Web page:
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This is the story of how I decided to automate the download process of Unity Cloud Build artifacts.
A rather big set of binaries
Let me set the scene for you.
I have a game published on Steam - Twin Horizons. It’s a music game, and it’s made with Unity.
The repository I save the code employs the git-flow model, and whenever there is a commit on the
base branch, it kicks builds on the Unity Cloud Build (thank goodness they finally supported IL2CPP for Windows.)
There are four targets, or types of the game executable, to be built. They are:
- macOS version, Production Build
- macOS version, Developer Build w/ development tools
- Windows version, Production Build
- Windows version, Developer Build w/ development tools
After they are built, I have to:
- download them
- place them on the specific location on my filesystem and
- add an Addressable bundle to all of them.
This is what I need to do so that the tools provided by Steam can see the new build.
Several month ago, I received a message from one of my tester that his installation broke on the latest update. Ah s#!+, here we go again.
I gathered the logs. I tested on Unity. I even tested the built app. No luck. Heck, it was not even supposed to occur with the build he received.
…or so I thought.
Turns out, when I placed the executables, I made a mistake and placed the production version in the development version directory.
Alex E. Proimos, CC BY 2.0, via Wikimedia Commons
Thank goodness it was not the other way around.
…Come to think of it, I had a similar mess-ups in the past. I did avoid the catastrophe at that time because I at least had a temporary branch to test the game I have uploaded.
THAT’S IT! NO MORE HANDICRAFT!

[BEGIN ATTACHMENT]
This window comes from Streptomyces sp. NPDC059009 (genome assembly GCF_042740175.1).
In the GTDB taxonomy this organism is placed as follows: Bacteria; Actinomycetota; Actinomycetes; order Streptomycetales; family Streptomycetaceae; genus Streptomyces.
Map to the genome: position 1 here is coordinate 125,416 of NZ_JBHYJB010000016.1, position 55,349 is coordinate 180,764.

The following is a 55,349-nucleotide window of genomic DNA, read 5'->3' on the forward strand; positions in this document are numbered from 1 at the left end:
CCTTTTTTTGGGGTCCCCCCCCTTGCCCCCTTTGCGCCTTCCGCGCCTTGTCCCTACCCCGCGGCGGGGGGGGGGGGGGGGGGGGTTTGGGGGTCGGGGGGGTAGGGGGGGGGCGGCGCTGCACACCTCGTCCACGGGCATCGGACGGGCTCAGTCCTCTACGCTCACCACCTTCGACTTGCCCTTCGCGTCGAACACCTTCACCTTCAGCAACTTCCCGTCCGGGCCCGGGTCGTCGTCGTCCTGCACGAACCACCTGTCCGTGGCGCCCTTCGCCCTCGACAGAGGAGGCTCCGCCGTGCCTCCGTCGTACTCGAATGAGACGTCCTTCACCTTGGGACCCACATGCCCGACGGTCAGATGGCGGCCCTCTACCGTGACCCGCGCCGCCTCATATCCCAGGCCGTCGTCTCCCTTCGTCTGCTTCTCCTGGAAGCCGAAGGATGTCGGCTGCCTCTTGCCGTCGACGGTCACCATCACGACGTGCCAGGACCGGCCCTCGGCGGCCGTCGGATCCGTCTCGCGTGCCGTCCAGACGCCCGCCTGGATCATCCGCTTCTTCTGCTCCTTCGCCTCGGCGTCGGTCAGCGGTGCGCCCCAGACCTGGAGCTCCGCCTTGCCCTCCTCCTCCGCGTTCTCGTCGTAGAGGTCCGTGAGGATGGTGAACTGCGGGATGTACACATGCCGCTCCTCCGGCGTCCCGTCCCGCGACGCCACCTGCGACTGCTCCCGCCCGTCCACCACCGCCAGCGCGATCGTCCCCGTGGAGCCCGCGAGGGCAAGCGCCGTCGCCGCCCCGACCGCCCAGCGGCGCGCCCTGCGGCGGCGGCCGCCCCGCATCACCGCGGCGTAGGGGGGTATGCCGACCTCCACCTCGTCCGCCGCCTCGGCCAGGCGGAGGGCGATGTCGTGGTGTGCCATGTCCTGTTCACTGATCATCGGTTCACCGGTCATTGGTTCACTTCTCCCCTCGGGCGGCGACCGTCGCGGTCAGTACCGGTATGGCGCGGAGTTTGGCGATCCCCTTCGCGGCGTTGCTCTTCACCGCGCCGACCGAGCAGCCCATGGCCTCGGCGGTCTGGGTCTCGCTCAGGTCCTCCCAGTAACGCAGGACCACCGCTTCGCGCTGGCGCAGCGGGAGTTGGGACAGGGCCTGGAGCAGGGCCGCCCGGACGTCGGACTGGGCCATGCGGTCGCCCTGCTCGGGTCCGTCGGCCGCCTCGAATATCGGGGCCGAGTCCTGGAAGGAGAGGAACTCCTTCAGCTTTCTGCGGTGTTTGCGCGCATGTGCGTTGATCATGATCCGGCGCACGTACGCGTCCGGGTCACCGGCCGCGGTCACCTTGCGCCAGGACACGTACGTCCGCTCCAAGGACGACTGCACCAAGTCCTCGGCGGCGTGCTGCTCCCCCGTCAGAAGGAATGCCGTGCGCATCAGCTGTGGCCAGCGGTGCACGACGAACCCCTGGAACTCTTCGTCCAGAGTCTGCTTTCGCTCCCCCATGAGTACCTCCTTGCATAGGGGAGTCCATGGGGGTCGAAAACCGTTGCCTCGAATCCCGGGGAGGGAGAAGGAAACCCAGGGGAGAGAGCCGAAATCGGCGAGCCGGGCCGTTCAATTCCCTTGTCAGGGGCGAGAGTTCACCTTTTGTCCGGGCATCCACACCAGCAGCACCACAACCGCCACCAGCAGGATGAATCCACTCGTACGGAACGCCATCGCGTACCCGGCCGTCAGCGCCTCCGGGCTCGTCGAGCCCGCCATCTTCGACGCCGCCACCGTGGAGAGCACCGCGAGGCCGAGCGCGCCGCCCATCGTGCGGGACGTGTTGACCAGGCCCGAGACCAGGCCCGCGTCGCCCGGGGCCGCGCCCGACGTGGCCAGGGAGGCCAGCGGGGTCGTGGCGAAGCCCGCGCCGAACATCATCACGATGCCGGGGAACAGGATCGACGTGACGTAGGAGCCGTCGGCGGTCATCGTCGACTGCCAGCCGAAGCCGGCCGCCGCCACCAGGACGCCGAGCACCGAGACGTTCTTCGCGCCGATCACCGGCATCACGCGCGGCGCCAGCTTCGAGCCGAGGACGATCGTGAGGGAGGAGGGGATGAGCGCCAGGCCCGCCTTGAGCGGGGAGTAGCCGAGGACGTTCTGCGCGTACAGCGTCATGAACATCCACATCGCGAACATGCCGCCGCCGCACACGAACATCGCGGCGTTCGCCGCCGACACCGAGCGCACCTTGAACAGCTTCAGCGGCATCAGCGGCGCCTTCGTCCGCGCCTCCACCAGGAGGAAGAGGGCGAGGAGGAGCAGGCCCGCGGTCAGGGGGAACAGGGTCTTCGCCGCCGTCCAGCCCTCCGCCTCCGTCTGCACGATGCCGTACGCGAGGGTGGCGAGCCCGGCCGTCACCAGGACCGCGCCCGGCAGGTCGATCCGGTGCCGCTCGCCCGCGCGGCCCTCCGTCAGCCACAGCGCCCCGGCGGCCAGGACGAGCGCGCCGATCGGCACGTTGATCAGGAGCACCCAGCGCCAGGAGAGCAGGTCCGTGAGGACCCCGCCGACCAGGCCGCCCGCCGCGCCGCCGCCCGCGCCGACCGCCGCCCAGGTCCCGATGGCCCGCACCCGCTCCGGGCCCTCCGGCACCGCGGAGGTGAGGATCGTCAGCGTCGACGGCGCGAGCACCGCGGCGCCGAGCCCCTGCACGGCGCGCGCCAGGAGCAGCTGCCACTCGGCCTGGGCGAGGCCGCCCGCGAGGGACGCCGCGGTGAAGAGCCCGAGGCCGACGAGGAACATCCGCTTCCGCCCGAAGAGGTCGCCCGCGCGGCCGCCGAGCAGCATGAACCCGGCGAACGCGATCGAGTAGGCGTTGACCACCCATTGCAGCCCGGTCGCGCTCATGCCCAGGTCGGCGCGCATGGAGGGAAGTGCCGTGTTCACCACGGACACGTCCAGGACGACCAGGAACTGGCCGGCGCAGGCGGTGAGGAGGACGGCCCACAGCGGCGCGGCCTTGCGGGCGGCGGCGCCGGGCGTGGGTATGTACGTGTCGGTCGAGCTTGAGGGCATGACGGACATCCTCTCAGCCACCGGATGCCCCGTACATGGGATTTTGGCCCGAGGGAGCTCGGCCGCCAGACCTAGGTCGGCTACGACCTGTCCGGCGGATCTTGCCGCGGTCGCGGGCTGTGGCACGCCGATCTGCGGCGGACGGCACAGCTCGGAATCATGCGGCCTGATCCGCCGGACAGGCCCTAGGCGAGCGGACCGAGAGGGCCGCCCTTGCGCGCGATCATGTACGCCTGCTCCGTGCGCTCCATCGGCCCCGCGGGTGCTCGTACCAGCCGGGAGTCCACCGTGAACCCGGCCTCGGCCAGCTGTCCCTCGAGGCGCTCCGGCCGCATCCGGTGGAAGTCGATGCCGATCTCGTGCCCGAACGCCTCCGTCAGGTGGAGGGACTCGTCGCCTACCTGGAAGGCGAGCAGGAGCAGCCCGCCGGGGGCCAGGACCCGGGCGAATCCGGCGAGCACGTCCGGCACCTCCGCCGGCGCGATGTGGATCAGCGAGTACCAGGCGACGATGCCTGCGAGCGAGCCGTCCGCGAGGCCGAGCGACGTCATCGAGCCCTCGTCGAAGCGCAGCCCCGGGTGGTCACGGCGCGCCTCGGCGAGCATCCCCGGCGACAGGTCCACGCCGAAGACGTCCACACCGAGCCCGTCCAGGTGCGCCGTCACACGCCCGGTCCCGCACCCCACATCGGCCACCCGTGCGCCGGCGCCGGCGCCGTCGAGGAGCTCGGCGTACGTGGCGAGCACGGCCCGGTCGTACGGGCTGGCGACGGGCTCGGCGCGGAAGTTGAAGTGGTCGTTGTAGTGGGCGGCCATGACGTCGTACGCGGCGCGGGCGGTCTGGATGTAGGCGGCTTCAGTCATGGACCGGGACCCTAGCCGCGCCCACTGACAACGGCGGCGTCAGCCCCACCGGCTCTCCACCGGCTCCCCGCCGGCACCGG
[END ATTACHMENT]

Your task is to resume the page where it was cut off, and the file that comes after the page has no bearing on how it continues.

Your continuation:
So I launched an investigation. I knew Unity Cloud Build support webhooks. So somehow, I had to receive them and automatically download them.
Where do I host the receiver, though?
I have a rented server, but it is for serving webpages. If I had done what I’m trying to do, eventually they will shut my account down for using too much of their processing capability. Remember, I have to run the uploader provided by the publisher on the machine that has the game. I do have an VPS account, but they tend to be on the expensive side. I’m a broke-ass university student; Unless I want to set up a VPN or something to get a static IP, I want to avoid that.
At this point I thought, “it’s kind of risky, but maybe I can try hosting it myself from my old PC and somehow expose it to the Internet.”
That’s when I found Loophole, a free tunneling service. If I can host an HTTP server that can receive the webhook from UCB, I can kick off automated binary downloads.
Now that the hosting method is decided, I had to learn how to listen to HTTP requests and run scripts in background simultaneously.
How do I make the server?
I wanted to make this as lightweight as possible. So using apache2 sounded very exaggerated to me; that is a full-featured web server. Jenkins was not my option for a similar reason; if I was building the game on my machine, it would’ve made sense to use it. But the only goal here is to download a game and place it in the correct place. I just wanted something lightweight that the only thing it does is to listen to a port, and worked on the language I’m comfortable with.
Since I wanted to make something in Python besides my research projects, I decided to code it in Python.
Few web searches later I found CherryPy, a lightweight web server in Python. It turns out it can safely spawn background tasks while it serves the webhook. Perfect.
What to download?
This is an example of the “Buiid Successful” payload - most of the information is redacted, but you get the idea:
artifacts array has several other elements for you to download, including debug symbols. I omitted all but the one whose
primary key is
true. That is our game.
You can also generate secret key to check the payload - see the
Several filesystem f*ck-ups later, here’s my invention:
This project receives webhooks from UCB, downloads the artifact from them, deploys them to the output folder while adding static accompaniments, should there be any.
Now I can be confident I will always deploy the correct binary! Also it was a good exercise to learn how filesystems are treated in Python.
Side note: this project can be deployed on Docker! If you cannot risk your main filesystem (as you should not,) I reckon this is the safest way to run this project.
Side side note: this code is not tested outside of my environment, so it may crash on you - if you experience any, issue reports are always welcome!